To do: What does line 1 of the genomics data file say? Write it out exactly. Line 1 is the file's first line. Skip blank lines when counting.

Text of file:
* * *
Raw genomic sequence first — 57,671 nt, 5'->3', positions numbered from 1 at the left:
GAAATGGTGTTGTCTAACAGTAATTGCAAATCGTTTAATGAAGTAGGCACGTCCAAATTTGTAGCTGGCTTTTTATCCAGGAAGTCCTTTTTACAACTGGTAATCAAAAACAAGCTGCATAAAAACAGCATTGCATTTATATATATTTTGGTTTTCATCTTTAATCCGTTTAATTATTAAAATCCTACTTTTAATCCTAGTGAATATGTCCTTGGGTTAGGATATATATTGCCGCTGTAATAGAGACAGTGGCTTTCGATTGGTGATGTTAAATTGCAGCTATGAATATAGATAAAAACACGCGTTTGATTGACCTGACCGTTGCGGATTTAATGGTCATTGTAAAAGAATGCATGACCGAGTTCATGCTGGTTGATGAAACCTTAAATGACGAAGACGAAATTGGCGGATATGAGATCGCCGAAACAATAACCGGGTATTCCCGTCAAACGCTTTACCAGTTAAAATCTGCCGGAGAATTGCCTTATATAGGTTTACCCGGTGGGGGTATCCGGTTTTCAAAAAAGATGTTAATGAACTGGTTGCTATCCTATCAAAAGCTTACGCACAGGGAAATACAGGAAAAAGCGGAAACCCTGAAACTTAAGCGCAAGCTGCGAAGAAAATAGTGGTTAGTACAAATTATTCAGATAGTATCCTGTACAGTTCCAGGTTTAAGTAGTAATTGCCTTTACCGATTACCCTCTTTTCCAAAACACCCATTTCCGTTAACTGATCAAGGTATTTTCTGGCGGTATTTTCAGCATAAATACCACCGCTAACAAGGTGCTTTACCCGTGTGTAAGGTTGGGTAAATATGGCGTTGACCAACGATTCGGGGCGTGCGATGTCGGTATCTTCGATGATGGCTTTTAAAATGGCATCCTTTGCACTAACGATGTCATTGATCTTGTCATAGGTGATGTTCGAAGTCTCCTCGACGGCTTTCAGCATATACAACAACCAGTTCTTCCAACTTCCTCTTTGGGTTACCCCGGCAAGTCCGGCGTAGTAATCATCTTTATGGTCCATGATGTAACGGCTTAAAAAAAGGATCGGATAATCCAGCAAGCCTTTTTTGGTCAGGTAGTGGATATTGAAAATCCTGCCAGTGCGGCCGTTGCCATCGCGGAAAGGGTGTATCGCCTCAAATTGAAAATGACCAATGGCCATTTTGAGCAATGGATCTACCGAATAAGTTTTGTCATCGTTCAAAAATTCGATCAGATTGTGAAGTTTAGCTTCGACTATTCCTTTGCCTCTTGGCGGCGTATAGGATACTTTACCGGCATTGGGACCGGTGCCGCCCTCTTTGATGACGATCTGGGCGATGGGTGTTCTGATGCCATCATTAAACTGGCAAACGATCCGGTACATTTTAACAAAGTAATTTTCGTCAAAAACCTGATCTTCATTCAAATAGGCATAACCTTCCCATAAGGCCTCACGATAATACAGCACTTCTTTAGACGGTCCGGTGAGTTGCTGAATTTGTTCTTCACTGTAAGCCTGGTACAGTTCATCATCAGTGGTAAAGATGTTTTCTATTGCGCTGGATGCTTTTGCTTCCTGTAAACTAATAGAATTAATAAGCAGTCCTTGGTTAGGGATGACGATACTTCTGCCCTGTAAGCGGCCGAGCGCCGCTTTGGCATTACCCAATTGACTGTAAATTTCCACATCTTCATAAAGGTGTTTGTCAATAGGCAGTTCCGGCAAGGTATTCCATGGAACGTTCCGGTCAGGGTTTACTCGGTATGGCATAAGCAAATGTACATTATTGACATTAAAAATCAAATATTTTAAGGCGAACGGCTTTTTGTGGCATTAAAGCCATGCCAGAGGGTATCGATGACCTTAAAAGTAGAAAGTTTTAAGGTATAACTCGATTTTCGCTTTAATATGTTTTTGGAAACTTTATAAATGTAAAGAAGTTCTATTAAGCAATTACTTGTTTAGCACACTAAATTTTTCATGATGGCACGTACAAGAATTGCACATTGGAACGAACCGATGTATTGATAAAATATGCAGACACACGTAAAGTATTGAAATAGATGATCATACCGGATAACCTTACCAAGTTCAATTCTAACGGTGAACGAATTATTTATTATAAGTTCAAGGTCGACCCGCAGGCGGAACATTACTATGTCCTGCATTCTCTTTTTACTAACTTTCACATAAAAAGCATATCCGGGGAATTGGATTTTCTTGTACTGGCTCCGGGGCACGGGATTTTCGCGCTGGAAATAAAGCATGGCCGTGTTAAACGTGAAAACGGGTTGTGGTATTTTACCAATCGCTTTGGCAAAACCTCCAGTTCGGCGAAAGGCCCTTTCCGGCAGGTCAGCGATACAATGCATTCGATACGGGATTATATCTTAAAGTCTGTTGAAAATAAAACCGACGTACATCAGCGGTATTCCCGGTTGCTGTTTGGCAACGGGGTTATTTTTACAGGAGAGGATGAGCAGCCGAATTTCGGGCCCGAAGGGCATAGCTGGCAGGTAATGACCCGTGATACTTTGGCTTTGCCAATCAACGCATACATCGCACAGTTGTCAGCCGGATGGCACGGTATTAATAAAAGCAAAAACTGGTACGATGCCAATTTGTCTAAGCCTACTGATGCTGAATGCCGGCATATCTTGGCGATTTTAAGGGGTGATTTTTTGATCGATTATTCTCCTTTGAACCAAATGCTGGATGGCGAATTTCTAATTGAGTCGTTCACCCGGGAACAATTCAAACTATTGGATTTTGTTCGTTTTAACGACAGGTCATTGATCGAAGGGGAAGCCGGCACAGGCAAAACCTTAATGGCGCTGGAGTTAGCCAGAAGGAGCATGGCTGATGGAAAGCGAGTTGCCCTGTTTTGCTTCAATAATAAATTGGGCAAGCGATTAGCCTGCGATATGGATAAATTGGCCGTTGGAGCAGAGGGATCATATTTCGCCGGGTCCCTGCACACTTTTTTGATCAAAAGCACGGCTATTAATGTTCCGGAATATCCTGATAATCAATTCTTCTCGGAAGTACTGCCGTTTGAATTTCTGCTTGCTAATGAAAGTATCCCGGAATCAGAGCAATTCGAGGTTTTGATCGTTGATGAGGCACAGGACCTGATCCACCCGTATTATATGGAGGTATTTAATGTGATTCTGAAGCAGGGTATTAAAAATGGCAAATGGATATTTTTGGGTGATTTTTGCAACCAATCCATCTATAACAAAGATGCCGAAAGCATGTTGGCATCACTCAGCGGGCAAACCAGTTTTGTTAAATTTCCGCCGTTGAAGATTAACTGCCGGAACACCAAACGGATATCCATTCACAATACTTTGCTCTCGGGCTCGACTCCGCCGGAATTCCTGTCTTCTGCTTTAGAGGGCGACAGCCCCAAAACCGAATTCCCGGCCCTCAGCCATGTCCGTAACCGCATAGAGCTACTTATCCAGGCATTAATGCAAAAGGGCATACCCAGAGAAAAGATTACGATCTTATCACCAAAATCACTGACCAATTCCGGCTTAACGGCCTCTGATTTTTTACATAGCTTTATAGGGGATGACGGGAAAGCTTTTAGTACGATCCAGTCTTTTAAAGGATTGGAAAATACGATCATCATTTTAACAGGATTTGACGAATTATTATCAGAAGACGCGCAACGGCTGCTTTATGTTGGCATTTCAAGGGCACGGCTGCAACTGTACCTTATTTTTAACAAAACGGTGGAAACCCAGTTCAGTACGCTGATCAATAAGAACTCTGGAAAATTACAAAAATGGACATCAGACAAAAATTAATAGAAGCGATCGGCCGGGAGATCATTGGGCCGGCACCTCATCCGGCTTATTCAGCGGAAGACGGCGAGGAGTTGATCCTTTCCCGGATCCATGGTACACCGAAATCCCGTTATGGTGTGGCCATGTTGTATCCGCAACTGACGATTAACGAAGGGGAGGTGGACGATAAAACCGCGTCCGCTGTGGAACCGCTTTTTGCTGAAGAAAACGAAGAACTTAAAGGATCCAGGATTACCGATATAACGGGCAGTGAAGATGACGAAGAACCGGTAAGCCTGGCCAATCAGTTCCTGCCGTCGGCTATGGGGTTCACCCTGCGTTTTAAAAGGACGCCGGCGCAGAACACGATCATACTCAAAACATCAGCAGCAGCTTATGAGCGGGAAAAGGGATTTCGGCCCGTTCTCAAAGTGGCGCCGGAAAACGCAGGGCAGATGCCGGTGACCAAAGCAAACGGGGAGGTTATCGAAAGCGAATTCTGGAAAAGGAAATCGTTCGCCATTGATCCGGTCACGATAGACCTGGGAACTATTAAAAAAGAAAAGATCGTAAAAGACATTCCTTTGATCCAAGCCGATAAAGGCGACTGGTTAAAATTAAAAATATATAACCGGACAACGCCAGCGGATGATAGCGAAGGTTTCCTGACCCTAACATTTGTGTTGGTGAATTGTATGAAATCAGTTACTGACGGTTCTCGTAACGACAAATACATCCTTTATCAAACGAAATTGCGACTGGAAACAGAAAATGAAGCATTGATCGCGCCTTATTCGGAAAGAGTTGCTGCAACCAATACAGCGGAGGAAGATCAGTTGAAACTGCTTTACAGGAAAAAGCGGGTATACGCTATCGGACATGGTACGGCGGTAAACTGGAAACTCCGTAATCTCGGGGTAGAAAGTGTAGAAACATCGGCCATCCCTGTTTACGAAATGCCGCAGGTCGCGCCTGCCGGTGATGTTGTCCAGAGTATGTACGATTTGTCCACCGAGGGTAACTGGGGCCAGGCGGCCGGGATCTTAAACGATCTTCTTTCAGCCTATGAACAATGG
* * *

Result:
Raw genomic sequence first — 57,671 nt, 5'->3', positions numbered from 1 at the left: